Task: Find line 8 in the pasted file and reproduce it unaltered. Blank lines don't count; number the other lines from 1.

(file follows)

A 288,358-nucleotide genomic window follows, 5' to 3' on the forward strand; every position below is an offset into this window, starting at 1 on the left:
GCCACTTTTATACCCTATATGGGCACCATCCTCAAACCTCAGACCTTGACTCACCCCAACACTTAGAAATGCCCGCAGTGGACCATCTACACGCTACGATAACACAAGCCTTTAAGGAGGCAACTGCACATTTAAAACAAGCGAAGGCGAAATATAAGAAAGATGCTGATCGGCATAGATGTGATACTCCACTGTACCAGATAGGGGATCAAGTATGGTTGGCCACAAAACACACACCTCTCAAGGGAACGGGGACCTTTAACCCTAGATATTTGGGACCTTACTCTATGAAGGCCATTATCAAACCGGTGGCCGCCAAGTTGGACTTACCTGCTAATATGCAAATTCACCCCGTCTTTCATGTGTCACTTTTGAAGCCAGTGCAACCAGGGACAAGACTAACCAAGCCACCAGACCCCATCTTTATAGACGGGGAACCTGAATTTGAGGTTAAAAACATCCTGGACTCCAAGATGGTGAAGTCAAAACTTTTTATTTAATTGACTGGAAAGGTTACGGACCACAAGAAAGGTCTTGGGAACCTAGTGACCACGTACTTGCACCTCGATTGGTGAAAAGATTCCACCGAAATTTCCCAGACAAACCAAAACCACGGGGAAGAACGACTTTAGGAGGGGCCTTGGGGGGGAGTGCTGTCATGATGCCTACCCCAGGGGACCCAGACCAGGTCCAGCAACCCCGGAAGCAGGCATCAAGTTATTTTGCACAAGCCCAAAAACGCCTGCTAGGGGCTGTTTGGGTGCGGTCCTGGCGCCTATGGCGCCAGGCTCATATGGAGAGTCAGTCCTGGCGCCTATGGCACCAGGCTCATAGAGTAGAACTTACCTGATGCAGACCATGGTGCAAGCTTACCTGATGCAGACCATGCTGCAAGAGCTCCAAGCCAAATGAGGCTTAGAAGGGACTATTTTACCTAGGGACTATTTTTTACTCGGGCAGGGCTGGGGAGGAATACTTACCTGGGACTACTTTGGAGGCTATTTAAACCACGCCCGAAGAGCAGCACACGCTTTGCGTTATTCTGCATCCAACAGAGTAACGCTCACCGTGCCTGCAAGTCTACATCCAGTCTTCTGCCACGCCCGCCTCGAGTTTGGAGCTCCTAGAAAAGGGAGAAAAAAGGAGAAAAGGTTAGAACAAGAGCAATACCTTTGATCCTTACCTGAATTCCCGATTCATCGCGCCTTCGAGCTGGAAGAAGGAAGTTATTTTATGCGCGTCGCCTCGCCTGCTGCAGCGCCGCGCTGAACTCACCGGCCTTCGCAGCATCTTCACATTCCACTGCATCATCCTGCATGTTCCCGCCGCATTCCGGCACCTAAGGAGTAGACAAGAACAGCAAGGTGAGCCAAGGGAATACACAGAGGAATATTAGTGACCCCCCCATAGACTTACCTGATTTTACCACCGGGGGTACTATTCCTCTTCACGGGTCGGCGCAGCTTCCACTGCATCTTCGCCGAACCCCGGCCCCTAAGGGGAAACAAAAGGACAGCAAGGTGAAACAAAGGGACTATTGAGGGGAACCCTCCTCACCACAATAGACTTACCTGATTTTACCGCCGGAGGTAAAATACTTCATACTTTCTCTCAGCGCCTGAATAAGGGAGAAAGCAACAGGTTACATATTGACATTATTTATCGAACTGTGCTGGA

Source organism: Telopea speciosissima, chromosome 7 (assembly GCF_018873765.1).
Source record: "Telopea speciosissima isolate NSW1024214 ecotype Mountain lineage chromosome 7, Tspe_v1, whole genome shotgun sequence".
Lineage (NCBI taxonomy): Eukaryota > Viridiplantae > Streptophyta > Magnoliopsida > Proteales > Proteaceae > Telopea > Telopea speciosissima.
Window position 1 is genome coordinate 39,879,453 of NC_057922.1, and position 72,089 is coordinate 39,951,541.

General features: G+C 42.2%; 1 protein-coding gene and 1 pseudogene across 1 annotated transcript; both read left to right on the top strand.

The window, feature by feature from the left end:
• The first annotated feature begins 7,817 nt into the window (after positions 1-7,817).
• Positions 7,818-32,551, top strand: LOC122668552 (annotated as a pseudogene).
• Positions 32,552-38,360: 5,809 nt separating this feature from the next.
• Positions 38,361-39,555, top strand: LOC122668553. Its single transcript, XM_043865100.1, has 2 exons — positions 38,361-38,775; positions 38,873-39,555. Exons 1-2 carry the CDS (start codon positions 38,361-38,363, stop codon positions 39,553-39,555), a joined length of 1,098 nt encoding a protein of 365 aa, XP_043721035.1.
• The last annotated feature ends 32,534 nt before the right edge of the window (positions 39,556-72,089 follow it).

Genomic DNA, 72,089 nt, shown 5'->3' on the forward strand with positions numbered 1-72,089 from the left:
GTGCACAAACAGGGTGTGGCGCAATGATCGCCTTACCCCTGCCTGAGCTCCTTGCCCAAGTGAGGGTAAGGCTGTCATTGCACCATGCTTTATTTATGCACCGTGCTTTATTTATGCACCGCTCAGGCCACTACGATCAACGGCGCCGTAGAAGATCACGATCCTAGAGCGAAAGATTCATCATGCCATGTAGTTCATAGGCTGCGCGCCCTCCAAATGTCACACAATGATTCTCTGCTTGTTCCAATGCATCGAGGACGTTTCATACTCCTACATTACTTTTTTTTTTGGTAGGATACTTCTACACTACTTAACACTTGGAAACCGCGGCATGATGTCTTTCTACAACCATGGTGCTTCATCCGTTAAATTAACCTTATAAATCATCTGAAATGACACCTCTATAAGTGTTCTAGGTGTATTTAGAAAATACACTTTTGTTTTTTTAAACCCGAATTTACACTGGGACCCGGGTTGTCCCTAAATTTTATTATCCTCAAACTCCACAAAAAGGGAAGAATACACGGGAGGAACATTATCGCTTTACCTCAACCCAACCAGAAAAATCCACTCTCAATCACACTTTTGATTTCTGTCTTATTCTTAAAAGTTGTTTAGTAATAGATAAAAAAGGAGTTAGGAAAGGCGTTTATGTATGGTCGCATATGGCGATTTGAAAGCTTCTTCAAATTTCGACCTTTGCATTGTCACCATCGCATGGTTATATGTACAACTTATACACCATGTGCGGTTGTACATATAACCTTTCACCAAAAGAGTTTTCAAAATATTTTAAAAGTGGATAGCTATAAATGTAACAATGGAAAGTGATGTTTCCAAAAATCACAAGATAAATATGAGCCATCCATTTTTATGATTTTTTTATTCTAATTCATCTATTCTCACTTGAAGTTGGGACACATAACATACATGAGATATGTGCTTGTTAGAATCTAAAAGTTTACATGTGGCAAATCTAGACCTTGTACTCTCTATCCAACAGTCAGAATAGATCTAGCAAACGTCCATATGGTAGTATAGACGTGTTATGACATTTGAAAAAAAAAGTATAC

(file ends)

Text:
The window, feature by feature from the left end: